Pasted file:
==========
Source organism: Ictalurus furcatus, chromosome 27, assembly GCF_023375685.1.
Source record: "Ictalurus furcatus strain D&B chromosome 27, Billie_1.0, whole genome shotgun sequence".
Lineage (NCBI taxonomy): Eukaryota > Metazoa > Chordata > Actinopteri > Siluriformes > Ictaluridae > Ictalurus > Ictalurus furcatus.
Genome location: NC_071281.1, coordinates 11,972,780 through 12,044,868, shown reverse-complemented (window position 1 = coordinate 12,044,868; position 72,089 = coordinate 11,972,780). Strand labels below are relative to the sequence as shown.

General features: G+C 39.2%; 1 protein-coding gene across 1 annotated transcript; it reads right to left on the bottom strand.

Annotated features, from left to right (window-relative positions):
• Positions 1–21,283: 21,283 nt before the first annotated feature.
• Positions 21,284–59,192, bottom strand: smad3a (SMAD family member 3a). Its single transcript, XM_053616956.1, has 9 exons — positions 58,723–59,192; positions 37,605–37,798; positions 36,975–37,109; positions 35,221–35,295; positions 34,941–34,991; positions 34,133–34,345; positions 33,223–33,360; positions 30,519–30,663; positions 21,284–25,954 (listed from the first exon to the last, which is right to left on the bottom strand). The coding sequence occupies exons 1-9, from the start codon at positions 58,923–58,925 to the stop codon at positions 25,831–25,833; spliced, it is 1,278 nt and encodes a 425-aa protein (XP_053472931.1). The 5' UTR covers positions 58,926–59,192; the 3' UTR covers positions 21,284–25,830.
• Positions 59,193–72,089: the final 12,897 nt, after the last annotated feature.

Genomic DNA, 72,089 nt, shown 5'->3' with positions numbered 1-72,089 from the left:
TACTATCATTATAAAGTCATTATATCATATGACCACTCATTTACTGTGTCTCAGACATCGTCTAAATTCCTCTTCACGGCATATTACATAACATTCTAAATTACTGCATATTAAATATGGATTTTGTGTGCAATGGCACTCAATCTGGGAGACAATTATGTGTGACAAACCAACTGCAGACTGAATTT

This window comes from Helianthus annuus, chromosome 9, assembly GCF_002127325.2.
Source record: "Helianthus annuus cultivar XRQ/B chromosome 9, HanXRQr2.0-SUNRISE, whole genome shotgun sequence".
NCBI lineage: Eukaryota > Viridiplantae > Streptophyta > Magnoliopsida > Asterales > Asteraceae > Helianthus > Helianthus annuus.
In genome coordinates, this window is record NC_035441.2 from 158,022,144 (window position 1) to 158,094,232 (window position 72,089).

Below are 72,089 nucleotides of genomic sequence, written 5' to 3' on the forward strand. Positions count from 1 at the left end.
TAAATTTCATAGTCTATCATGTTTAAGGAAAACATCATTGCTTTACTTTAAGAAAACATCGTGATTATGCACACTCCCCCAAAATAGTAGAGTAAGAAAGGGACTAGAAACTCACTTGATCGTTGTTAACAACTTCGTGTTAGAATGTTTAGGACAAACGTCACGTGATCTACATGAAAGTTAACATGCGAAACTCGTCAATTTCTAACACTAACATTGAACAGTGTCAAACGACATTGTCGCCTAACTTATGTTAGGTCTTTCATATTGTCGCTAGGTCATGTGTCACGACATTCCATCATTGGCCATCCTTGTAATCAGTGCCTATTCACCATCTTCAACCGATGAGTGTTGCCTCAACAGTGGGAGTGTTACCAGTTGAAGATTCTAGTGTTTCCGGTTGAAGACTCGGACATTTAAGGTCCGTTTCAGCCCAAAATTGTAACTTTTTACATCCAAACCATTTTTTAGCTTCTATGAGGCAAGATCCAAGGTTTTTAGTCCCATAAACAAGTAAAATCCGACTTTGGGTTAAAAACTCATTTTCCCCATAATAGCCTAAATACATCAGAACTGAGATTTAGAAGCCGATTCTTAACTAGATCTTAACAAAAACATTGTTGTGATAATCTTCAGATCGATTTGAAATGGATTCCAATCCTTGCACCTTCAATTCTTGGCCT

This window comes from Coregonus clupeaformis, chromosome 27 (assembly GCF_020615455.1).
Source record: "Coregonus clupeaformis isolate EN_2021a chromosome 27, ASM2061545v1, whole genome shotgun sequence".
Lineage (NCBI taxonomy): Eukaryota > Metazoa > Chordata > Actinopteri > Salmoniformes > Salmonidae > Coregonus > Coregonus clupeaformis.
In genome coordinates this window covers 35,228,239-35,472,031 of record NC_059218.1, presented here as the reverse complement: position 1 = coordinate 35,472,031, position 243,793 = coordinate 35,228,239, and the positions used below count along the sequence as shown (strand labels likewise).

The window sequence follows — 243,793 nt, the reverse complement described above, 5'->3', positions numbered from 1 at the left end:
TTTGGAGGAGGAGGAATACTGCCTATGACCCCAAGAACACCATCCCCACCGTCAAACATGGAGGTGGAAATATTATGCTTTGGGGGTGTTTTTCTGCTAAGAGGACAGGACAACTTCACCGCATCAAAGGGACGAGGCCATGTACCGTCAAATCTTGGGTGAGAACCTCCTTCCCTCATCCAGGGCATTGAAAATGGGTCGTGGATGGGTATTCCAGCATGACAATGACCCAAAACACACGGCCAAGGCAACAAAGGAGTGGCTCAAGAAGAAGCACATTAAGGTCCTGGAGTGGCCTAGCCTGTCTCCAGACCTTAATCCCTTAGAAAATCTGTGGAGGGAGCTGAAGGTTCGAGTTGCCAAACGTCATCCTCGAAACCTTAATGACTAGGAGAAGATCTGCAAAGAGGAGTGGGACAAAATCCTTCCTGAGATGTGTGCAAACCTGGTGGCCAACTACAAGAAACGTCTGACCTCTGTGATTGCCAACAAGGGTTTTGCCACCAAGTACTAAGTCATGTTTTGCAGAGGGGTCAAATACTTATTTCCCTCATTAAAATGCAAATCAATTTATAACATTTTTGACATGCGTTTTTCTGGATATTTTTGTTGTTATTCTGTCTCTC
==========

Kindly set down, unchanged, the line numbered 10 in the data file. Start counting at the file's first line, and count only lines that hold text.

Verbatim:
Genomic DNA, 72,089 nt, shown 5'->3' with positions numbered 1-72,089 from the left: